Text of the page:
Vinny: Speaking Offensively

The OBR's newest addition to the columnist ranks offers his thoughts on Rob Chudzinski's group. Some thoughts from a six-legged critter with seemingly unfettered access to Berea, who has spent a lot of time fluttering about the practice fields...

For years, covering the NFL had a dead period following the college player draft. Now, we have rookie camps, off-season training activities, and, of course, the ever-important mini-camps.

The days of the trusty notepad, typewriter, and dull early summer months are gone. In their place are handheld working devices, over-the-air text transmission, and the Cleveland Browns in the news readying for a successful football season all Summer long.

What? Vinny? You put "Browns" and "successful season" in the same sentence?

Sure did. There is talent on this team and they are not as dreadful as many in the national media would like to make them appear.

To support this claim, I consider these exhibits:

The Browns offensive line has been revamped in a manner which should allow them to mesh quickly. Let us not forget what the team was up against in 2006: Center Hank Fraley arrived just prior to the regular season, the starting guards moved about as well as the Terminal Tower, and the performance from the tackles could lead an outside eye to believe they suffered from some ailment.

Numerous sessions of ingesting the Cleveland offense has left me with far too many Maalox moments. The Browns' offensive line was as poor as it gets, actually very comparable to those "dominant" lines in Oakland and Houston.

Former offensive coordinator Maurice Carthon was a disaster on game day, he was a terrible game planner, and his communication skills were atrocious.

Welcome Rob Chudzinski and be happy. Chudzinski is an aggressive young coach, a true "student of the game", to use that cliche. He excelled when getting the opportunity to work with Cam Cameron as a member of the San Diego coaching staff. Where Carthon would call plays to call plays, Chudzinski is going to put players in a position to succeed, utilizing individual strengths and scheme mismatches to the advantage of the offense, rather than "run the play and hope something positive occurs", a non-strategy which riddled this Browns team over the past couple seasons.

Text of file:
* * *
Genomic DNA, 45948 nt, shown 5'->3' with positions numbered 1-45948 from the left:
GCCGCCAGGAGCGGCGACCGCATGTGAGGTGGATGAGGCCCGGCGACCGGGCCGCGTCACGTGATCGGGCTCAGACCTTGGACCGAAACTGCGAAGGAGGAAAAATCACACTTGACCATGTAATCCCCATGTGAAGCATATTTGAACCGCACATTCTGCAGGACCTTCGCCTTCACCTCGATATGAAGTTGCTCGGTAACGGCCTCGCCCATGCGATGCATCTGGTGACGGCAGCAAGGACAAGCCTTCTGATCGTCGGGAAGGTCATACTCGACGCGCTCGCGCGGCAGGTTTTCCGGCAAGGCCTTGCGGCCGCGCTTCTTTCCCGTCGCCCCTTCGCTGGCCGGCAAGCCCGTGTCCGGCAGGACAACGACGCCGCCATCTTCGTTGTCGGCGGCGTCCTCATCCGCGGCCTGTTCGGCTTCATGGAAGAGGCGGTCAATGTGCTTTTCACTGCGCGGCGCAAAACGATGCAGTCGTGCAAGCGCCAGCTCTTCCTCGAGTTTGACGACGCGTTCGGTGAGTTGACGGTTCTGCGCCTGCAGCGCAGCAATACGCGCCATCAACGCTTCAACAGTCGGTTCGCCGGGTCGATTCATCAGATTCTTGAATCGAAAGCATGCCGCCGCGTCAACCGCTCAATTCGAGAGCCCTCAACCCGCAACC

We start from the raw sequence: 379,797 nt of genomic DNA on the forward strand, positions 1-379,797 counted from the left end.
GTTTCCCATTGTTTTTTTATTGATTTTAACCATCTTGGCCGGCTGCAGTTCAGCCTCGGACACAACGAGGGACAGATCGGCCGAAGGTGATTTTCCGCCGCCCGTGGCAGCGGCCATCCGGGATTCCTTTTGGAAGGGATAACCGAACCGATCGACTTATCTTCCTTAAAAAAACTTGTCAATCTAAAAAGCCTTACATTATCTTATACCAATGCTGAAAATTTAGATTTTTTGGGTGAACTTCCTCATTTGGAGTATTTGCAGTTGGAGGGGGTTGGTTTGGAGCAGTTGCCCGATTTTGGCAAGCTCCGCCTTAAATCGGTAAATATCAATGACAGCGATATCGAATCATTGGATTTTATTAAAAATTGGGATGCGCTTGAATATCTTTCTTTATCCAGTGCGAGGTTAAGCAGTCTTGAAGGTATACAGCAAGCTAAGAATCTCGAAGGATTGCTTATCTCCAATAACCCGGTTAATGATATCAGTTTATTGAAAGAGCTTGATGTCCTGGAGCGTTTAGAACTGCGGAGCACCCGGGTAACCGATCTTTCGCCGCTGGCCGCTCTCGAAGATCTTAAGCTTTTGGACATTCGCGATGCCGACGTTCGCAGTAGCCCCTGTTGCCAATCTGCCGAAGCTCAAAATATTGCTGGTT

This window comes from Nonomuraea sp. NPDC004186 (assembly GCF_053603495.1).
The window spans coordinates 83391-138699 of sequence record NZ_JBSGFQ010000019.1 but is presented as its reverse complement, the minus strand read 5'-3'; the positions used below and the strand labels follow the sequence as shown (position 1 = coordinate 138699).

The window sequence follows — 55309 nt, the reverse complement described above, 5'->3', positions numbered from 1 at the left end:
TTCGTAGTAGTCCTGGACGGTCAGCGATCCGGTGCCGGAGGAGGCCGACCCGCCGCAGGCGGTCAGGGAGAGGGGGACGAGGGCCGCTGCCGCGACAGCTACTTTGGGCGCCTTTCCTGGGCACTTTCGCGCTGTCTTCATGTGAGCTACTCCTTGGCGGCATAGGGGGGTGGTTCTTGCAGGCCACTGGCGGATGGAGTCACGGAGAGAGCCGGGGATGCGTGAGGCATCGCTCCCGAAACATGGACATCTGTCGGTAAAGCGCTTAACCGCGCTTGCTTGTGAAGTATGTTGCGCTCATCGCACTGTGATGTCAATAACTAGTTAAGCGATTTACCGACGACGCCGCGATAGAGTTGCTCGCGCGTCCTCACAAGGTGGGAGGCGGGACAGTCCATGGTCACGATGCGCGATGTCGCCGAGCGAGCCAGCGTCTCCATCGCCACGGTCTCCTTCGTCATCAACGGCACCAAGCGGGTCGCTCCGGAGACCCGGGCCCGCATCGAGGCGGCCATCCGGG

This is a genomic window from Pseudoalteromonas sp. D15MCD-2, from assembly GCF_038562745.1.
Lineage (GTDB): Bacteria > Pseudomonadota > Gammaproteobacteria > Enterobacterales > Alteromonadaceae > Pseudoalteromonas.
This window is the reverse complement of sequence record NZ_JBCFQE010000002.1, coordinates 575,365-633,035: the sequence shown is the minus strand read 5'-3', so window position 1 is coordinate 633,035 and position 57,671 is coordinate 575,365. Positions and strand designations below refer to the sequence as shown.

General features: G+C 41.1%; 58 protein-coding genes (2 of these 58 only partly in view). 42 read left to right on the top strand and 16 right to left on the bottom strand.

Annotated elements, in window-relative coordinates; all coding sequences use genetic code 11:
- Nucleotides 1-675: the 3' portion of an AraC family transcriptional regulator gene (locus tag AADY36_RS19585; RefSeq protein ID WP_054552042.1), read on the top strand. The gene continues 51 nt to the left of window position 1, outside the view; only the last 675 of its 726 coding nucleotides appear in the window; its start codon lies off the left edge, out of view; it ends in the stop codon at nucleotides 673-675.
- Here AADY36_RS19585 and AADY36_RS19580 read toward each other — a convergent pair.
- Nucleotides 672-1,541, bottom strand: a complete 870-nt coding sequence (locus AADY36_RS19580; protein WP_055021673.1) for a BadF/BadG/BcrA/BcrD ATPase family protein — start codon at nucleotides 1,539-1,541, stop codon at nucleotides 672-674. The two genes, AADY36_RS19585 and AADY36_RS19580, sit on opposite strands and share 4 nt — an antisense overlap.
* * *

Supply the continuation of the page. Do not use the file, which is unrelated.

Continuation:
Many years later, former Browns' head coach Marty Schottenheimer still has an impact on Browns' football: He permitted Chudzinski to interview for the offensive coordinator position with the Browns, while Cameron was interviewing to become the head coach of the Miami Dolphins.

I know this all sounds so... familiar... but it sure sounds good one month away from entering training camp.

After watching the team recently in mini camp, I will say this is the most pre-snap movement as I've seen while watching the Browns. When - not if - this team understands the concepts of the offense, they could be something to watch.

The off-season acquisitions of guards Eric Steinbach and Seth McKinney will quickly provide this team with the capability of running the football and protecting the quarterback. Getting starting right tackle Ryan Tucker back from a bout with a mental disorder and adding left tackle Joe Thomas in the college player draft gives the Browns talent across the line. We would be amiss if we did not mention the starter last season at left tackle, Kevin Shaffer, remains with the team and could move to the opposite side of the line.

Browns' head honcho Phil Savage knows the game starts up front and has made some wise moves in getting an offensive line in place to give this team a chance to win.

The new Browns offense heavily utilizes the tight end. Lingering knee woes continue to hamper tight end Kellen Winslow, but reports he will not play in the 2007 simply aren't true. Winslow is in great shape and is in the weight room daily, in addition to doing light running. While the tight end will not work with the team in contact drills in the beginning weeks of training camp, he will be in camp working on other aspects of preparation.